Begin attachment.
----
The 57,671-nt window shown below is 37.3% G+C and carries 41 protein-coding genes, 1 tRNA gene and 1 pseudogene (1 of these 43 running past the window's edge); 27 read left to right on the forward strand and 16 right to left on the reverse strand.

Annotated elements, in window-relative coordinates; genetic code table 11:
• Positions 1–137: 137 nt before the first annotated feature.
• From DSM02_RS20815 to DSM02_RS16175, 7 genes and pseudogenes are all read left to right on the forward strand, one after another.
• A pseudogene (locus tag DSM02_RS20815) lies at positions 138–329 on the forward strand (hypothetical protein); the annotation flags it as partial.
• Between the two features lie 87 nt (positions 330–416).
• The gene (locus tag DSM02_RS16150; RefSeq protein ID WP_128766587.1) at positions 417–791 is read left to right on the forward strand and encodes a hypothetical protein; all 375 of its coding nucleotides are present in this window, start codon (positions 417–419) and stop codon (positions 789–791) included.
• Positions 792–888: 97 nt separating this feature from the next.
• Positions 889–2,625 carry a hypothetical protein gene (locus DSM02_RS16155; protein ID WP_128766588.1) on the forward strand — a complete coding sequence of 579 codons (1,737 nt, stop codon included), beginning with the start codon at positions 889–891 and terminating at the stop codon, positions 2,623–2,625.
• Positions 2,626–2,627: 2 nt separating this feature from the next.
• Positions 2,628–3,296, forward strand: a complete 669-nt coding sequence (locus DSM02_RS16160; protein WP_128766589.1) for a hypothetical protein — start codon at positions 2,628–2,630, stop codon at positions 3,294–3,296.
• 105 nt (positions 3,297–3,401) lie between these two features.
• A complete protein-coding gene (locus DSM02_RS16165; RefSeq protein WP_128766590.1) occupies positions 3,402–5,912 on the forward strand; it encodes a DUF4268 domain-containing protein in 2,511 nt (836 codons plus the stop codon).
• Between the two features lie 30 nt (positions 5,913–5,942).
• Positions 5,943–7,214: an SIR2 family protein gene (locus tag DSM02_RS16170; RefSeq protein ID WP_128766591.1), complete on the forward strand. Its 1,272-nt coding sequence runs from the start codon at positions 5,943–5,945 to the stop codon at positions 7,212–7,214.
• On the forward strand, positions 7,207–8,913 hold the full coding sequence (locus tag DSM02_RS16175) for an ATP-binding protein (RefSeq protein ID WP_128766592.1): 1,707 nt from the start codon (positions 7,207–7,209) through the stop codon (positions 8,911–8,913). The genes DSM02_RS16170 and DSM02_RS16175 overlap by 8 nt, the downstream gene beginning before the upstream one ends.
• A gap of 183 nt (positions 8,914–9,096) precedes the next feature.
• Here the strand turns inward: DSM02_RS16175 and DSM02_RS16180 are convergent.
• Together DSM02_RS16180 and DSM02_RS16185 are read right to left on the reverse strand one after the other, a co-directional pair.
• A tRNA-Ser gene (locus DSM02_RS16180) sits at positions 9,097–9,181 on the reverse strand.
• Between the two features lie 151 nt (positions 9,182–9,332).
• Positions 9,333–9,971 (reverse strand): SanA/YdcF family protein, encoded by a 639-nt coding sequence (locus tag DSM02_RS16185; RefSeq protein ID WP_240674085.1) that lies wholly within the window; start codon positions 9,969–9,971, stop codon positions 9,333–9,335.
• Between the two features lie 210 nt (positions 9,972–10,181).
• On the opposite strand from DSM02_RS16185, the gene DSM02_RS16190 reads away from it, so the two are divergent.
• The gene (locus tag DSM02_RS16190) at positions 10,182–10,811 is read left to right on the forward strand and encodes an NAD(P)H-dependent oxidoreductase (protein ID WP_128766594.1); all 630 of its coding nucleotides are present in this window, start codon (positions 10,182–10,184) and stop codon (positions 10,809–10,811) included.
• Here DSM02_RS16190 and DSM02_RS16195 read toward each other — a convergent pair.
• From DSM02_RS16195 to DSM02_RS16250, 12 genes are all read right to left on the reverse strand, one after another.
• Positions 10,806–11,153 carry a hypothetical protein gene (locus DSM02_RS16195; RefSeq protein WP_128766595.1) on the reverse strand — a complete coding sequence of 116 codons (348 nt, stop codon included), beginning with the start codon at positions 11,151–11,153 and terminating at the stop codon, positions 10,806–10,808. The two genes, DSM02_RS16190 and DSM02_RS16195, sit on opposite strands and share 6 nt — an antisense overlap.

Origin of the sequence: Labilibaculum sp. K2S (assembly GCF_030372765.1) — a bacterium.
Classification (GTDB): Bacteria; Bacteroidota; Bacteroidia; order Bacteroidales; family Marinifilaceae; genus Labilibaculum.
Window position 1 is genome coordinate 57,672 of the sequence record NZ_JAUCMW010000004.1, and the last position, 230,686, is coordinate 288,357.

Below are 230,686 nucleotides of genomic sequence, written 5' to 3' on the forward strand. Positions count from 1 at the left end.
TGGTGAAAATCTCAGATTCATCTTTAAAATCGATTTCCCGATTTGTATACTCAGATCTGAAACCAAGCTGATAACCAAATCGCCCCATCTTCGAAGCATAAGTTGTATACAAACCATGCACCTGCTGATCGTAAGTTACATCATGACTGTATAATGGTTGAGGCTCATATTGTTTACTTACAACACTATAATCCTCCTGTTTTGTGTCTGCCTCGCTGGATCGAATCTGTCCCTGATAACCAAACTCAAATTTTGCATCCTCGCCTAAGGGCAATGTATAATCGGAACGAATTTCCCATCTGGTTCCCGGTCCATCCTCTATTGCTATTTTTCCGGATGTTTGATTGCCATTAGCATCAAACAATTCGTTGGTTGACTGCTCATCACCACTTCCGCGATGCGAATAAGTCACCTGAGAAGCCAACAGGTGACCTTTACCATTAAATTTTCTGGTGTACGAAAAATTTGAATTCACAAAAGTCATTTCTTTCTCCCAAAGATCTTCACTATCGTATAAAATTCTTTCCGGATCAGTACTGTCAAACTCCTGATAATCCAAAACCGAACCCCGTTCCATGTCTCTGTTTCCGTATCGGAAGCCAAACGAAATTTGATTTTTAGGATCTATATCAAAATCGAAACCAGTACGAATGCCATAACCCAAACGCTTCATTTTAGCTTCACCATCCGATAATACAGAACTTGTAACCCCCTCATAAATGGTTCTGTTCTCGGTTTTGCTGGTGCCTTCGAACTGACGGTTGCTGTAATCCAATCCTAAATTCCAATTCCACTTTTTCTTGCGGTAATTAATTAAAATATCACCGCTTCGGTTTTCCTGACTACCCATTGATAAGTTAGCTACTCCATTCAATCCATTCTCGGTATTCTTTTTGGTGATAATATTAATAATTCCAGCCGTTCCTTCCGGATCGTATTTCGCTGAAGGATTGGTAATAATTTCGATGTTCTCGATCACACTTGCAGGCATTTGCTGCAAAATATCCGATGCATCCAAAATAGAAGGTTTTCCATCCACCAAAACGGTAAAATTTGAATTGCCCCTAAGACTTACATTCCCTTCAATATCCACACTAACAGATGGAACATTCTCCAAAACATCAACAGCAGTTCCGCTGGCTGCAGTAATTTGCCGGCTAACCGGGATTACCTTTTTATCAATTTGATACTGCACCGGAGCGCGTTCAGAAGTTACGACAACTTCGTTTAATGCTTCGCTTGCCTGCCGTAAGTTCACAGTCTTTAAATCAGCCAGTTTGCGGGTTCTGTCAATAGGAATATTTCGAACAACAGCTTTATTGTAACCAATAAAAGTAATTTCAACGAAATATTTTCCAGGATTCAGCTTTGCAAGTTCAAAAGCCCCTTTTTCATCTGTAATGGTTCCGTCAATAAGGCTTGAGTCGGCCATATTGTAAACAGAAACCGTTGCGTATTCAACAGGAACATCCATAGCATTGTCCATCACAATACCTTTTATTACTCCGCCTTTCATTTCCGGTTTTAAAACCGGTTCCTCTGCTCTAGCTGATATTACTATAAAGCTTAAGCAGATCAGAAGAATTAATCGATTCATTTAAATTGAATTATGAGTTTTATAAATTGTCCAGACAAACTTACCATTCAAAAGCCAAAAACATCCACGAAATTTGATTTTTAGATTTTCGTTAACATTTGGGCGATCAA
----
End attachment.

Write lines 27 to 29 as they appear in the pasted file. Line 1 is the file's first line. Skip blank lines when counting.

• From DSM02_RS16195 to DSM02_RS16250, 12 genes are all read right to left on the reverse strand, one after another.
• Positions 10,806–11,153 carry a hypothetical protein gene (locus DSM02_RS16195; RefSeq protein WP_128766595.1) on the reverse strand — a complete coding sequence of 116 codons (348 nt, stop codon included), beginning with the start codon at positions 11,151–11,153 and terminating at the stop codon, positions 10,806–10,808. The two genes, DSM02_RS16190 and DSM02_RS16195, sit on opposite strands and share 6 nt — an antisense overlap.

Origin of the sequence: Labilibaculum sp. K2S (assembly GCF_030372765.1) — a bacterium.